She's Not There by Joy Fielding
My rating: 4 of 5 stars
'I think my real name is Samantha. I think I'm your daughter.'
When Caroline Shipley's two-year-old daughter disappeared, her whole world came crashing down.
Now, fifteen years later, Caroline receives a phone-call that could change everything.
But could this stranger really be her daughter? And what happened all those years ago to make her vanish without a trace? As Caroline pieces together the events of that ill-fated holiday, she begins to question whether the answers could lie dangerously close to home . . .
I felt I already knew this story before I began as it mirrors the Madeleine McCann story so closely.
A two year old girl is kidnapped from her holiday apartment bedroom one night while her parents are having supper with their friends in the restaurant below. Like the McCann story each parent goes up to check on the children every half hour. Samantha (the child that is taken) is in her cot while her sister who is five (Michelle) is asleep in the same room. The discovery is made by Caroline (the mother) when towards the end of the meal it’s her turn again to check the children. Like the McCann case the Mexican authorities and the locals after the initial shock start to look to blame the parents and after weeks of no real leads and Hunter (the father) having left just a week later Caroline has no choice but to go back home without knowing what has happened to her youngest child. She never gives up hope of finding Samantha and follows up any and all leads no matter how obscure which is why when 15 years later she can’t dismiss it when she receives a phone call from someone who believes she may be her long lost daughter.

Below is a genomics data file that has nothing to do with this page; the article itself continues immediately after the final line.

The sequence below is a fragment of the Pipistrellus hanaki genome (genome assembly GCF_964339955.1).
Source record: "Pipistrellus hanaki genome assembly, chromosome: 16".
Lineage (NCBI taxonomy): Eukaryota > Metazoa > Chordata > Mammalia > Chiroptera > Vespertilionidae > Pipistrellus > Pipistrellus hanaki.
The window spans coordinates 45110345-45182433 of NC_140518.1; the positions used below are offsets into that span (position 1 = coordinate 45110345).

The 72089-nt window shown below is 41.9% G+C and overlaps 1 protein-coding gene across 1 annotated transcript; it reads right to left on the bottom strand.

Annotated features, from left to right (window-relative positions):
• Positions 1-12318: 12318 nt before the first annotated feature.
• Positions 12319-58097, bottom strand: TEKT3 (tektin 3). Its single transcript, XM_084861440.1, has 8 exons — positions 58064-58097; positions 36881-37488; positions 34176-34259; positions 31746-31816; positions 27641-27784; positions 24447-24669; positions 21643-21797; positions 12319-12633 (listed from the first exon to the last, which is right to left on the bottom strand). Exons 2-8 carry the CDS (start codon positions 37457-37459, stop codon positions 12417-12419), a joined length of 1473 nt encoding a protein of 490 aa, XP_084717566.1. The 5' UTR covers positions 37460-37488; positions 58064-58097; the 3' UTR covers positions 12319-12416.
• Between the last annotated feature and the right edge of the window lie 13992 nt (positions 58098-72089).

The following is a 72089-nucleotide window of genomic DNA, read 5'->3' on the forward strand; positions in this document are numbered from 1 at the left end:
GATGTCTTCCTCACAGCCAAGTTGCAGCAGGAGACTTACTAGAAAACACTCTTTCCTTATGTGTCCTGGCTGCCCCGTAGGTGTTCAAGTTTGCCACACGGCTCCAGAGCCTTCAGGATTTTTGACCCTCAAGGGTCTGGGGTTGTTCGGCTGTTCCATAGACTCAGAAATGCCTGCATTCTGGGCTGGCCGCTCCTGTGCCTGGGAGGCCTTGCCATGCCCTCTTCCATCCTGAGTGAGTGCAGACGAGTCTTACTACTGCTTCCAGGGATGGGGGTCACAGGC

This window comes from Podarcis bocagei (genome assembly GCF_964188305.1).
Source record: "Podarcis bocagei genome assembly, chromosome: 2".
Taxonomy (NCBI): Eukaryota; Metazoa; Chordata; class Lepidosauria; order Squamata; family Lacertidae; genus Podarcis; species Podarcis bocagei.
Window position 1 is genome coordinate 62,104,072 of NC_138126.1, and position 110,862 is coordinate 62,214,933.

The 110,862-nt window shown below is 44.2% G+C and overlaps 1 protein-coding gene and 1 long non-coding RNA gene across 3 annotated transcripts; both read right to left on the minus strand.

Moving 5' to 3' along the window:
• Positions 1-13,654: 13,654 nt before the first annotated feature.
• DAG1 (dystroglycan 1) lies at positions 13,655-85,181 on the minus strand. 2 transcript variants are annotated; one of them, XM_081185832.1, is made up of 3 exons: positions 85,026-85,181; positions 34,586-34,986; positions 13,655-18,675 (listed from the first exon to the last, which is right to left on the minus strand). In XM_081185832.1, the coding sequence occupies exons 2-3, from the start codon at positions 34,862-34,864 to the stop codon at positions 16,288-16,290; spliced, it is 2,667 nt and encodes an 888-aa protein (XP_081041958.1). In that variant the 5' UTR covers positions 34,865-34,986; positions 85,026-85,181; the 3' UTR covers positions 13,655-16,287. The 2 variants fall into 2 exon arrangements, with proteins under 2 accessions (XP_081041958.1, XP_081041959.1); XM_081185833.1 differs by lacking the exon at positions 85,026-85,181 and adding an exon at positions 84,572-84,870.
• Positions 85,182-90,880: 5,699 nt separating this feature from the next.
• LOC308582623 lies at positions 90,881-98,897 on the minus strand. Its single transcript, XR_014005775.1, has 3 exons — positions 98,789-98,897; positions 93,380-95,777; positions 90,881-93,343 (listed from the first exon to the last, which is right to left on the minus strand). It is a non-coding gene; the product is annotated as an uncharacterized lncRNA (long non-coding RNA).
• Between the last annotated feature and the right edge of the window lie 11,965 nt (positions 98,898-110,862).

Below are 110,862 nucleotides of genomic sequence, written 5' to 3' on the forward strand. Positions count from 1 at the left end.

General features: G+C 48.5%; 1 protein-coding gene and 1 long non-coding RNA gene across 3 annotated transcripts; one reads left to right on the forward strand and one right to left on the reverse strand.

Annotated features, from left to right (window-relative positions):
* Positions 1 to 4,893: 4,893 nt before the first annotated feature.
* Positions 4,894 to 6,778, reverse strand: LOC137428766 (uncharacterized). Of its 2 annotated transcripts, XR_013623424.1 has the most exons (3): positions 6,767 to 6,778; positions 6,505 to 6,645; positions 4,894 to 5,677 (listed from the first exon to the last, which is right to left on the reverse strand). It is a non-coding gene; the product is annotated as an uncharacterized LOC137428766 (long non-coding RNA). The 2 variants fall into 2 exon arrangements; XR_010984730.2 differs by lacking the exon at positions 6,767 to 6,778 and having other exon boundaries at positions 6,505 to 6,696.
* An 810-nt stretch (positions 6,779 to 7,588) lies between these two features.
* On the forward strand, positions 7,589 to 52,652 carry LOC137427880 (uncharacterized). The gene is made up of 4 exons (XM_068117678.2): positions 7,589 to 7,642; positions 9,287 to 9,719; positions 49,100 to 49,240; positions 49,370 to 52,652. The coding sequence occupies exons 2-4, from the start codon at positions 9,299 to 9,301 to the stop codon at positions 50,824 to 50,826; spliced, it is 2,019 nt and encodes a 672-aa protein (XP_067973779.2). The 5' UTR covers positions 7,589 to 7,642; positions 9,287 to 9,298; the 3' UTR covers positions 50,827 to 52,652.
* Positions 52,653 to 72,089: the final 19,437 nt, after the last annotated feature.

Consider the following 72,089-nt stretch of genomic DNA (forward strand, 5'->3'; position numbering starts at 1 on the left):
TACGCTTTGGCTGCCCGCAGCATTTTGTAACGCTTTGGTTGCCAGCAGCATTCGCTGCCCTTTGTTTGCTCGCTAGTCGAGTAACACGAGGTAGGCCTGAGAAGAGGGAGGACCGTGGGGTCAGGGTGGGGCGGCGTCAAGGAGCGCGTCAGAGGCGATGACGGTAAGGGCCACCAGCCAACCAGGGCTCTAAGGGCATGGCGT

The story is told with alternative chapters set between between the past and present. We learn how the marriage disintegrated and that Caroline and Hunter eventually divorce; we get a better insight into the rest of the family history and meet Caroline’s parents, learn more about Michelle, and a little more about Hunter. This all builds nicely as the truth about happened that night 15 years ago starts to come together.
This is well written and made me think perhaps there was more to the McCann story than we know. It highlights the dangers of speculation and how destructive this can be.
I needed to read to the end and did not guess the outcome of what really happened that night. Good suspense building throughout and a thoroughly enjoyable read which deserves four stars.
I would like to thank the publisher for sending this in exchange for an honest review.